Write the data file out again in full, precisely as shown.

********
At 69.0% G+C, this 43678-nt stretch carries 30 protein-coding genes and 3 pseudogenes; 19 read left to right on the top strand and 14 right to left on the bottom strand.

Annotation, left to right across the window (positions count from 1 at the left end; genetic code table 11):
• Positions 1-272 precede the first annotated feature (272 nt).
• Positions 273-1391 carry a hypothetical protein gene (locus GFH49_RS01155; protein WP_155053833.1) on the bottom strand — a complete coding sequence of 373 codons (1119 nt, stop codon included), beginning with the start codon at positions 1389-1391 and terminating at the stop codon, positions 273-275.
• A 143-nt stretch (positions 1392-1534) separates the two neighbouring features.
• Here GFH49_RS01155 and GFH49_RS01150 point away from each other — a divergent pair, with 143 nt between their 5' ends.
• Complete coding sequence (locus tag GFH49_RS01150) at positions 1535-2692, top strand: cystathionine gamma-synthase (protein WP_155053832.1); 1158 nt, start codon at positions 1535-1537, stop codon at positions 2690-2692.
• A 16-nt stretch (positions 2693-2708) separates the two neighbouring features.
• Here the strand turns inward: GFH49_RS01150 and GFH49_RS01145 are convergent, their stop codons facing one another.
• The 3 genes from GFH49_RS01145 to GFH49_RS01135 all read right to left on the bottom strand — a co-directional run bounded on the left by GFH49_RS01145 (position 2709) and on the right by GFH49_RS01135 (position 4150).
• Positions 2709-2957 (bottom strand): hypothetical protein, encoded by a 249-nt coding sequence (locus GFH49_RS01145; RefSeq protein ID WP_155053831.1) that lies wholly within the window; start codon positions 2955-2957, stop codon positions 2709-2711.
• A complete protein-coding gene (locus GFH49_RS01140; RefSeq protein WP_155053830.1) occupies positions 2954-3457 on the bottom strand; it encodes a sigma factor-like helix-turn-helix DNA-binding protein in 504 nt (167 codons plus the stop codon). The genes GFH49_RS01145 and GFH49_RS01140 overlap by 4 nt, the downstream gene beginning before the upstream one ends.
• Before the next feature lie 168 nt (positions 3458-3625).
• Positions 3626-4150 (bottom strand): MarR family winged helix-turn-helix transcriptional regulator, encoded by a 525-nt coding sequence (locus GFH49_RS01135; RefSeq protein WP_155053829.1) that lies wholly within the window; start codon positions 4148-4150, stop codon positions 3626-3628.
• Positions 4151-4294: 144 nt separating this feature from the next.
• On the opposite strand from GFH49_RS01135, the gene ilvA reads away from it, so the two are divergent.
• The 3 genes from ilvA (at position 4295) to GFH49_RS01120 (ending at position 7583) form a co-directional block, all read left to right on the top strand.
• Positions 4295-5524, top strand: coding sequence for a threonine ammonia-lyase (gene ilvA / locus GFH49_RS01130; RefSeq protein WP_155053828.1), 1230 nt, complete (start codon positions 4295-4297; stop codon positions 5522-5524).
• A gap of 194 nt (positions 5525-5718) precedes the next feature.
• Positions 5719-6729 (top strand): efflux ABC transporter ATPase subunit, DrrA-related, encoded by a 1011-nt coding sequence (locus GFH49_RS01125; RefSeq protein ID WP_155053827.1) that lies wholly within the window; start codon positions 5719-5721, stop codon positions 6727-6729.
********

At 69.0% G+C, this 43678-nt stretch carries 30 protein-coding genes and 3 pseudogenes; 19 read left to right on the top strand and 14 right to left on the bottom strand.

Annotation, left to right across the window (positions count from 1 at the left end; genetic code table 11):
• Positions 1-272 precede the first annotated feature (272 nt).
• Positions 273-1391 carry a hypothetical protein gene (locus GFH49_RS01155; protein WP_155053833.1) on the bottom strand — a complete coding sequence of 373 codons (1119 nt, stop codon included), beginning with the start codon at positions 1389-1391 and terminating at the stop codon, positions 273-275.
• A 143-nt stretch (positions 1392-1534) separates the two neighbouring features.
• Here GFH49_RS01155 and GFH49_RS01150 point away from each other — a divergent pair, with 143 nt between their 5' ends.
• Complete coding sequence (locus tag GFH49_RS01150) at positions 1535-2692, top strand: cystathionine gamma-synthase (protein WP_155053832.1); 1158 nt, start codon at positions 1535-1537, stop codon at positions 2690-2692.
• A 16-nt stretch (positions 2693-2708) separates the two neighbouring features.
• Here the strand turns inward: GFH49_RS01150 and GFH49_RS01145 are convergent, their stop codons facing one another.
• The 3 genes from GFH49_RS01145 to GFH49_RS01135 all read right to left on the bottom strand — a co-directional run bounded on the left by GFH49_RS01145 (position 2709) and on the right by GFH49_RS01135 (position 4150).
• Positions 2709-2957 (bottom strand): hypothetical protein, encoded by a 249-nt coding sequence (locus GFH49_RS01145; RefSeq protein ID WP_155053831.1) that lies wholly within the window; start codon positions 2955-2957, stop codon positions 2709-2711.
• A complete protein-coding gene (locus GFH49_RS01140; RefSeq protein WP_155053830.1) occupies positions 2954-3457 on the bottom strand; it encodes a sigma factor-like helix-turn-helix DNA-binding protein in 504 nt (167 codons plus the stop codon). The genes GFH49_RS01145 and GFH49_RS01140 overlap by 4 nt, the downstream gene beginning before the upstream one ends.
• Before the next feature lie 168 nt (positions 3458-3625).
• Positions 3626-4150 (bottom strand): MarR family winged helix-turn-helix transcriptional regulator, encoded by a 525-nt coding sequence (locus GFH49_RS01135; RefSeq protein WP_155053829.1) that lies wholly within the window; start codon positions 4148-4150, stop codon positions 3626-3628.
• Positions 4151-4294: 144 nt separating this feature from the next.
• On the opposite strand from GFH49_RS01135, the gene ilvA reads away from it, so the two are divergent.
• The 3 genes from ilvA (at position 4295) to GFH49_RS01120 (ending at position 7583) form a co-directional block, all read left to right on the top strand.
• Positions 4295-5524, top strand: coding sequence for a threonine ammonia-lyase (gene ilvA / locus GFH49_RS01130; RefSeq protein WP_155053828.1), 1230 nt, complete (start codon positions 4295-4297; stop codon positions 5522-5524).
• A gap of 194 nt (positions 5525-5718) precedes the next feature.
• Positions 5719-6729 (top strand): efflux ABC transporter ATPase subunit, DrrA-related, encoded by a 1011-nt coding sequence (locus GFH49_RS01125; RefSeq protein ID WP_155053827.1) that lies wholly within the window; start codon positions 5719-5721, stop codon positions 6727-6729.